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Juvenile Delinquency Probation Caseload, 1985-2002

NCJ Number
217183
Date Published
Author(s)
Sarah Livsey
Annotation
This fact sheet presents summary information from the Office of Juvenile Justice and Delinquency Prevention, U.S. Department of Justice on the juvenile delinquency probation caseload for the period 1985 through 2002.
Abstract
In 2002, juvenile courts handled over 1.6 million delinquency cases. Nearly 4 out of 10 of these cases resulted in probation. The number of cases placed on probation increased 44 percent between 1985 and 2002, while the overall delinquency caseload increased 41 percent. In 2002, court ordered juvenile probation accounted for 62 percent of all delinquency cases placed on probation. In the remaining cases, juveniles agreed to voluntary, informal probation. A full 70 percent of delinquency cases placed on probation in 2002 involved White juveniles, 27 percent involved Black juveniles, and 3 percent involved juveniles of other races. Seventy-four percent of all cases on probation in 2002 involved male juveniles. The number of females placed on probation increased from 18 percent in 1985 to 26 percent in 2002. Property offense cases comprised the greatest number of juvenile cases placed on probation in 2002, although the proportion of property offense cases declined from 61 percent in 1985 to 38 percent in 2002. The findings presented in this report were drawn from the National Juvenile Court Data Archive. Data included estimates from over 2,100 jurisdictions containing 75 percent of the U.S. juvenile population. Figures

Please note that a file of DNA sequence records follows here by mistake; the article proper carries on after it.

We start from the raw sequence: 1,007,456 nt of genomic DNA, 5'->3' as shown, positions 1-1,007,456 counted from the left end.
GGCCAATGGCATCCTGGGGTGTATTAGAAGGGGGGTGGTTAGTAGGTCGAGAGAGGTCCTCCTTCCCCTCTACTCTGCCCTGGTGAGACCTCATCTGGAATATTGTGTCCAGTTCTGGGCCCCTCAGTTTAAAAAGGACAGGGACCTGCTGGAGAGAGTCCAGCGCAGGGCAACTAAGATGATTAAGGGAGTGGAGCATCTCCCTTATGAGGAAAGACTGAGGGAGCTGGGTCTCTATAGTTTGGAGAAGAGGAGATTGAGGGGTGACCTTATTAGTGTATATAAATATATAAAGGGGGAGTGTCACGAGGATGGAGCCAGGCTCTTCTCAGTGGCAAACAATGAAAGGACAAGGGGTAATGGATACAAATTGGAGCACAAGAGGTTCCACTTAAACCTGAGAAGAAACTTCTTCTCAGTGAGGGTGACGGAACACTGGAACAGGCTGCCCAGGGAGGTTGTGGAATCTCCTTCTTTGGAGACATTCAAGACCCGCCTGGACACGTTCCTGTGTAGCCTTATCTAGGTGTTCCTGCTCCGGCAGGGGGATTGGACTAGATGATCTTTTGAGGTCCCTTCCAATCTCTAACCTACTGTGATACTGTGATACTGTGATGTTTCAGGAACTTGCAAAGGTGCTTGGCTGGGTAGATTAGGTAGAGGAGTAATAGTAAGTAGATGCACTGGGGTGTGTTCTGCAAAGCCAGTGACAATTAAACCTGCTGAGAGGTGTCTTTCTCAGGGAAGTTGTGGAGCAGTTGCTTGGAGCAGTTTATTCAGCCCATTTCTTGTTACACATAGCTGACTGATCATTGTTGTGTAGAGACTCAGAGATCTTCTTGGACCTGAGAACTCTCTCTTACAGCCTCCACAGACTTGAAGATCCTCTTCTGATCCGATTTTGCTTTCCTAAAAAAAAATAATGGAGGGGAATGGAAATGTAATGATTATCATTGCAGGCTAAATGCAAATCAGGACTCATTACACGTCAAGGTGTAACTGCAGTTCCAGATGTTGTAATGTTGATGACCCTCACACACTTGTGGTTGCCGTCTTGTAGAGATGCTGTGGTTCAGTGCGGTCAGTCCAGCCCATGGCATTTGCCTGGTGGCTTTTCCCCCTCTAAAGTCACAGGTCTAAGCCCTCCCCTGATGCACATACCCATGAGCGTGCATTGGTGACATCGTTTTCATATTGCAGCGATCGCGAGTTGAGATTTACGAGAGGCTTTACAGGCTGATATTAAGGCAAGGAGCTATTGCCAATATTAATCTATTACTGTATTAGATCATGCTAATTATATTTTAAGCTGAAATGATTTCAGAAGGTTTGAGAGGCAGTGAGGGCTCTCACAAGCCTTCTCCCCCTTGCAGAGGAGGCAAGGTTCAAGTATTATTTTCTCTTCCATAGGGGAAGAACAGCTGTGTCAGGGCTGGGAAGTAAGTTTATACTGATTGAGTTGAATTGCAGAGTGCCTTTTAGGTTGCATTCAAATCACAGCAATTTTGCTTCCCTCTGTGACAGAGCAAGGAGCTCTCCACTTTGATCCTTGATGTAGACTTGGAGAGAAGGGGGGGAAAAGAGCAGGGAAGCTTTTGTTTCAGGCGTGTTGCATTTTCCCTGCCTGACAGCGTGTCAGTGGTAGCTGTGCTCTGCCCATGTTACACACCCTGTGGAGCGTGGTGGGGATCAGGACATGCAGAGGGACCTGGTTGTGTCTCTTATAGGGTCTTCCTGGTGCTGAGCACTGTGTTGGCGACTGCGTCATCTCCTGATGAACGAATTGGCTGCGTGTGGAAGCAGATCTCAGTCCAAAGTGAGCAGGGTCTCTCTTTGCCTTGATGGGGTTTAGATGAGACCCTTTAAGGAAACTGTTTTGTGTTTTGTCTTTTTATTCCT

Date Created: August 5, 2014